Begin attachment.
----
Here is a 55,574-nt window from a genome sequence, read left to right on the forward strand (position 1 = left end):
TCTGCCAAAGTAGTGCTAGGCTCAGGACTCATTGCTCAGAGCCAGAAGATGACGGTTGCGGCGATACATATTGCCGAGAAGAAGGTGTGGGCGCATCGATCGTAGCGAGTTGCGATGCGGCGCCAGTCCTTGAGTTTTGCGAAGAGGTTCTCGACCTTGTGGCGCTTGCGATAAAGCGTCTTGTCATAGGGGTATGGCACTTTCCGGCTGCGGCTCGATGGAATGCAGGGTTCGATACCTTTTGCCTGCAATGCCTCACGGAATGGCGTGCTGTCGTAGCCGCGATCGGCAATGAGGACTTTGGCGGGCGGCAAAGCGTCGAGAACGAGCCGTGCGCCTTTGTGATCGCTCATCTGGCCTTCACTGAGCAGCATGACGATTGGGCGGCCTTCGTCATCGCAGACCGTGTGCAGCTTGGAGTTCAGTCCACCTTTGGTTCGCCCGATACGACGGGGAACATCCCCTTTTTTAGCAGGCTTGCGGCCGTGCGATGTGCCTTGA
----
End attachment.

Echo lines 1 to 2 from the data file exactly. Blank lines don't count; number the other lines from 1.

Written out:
Here is a 55,574-nt window from a genome sequence, read left to right on the forward strand (position 1 = left end):
TCTGCCAAAGTAGTGCTAGGCTCAGGACTCATTGCTCAGAGCCAGAAGATGACGGTTGCGGCGATACATATTGCCGAGAAGAAGGTGTGGGCGCATCGATCGTAGCGAGTTGCGATGCGGCGCCAGTCCTTGAGTTTTGCGAAGAGGTTCTCGACCTTGTGGCGCTTGCGATAAAGCGTCTTGTCATAGGGGTATGGCACTTTCCGGCTGCGGCTCGATGGAATGCAGGGTTCGATACCTTTTGCCTGCAATGCCTCACGGAATGGCGTGCTGTCGTAGCCGCGATCGGCAATGAGGACTTTGGCGGGCGGCAAAGCGTCGAGAACGAGCCGTGCGCCTTTGTGATCGCTCATCTGGCCTTCACTGAGCAGCATGACGATTGGGCGGCCTTCGTCATCGCAGACCGTGTGCAGCTTGGAGTTCAGTCCACCTTTGGTTCGCCCGATACGACGGGGAACATCCCCTTTTTTAGCAGGCTTGCGGCCGTGCGATGTGCCTTGA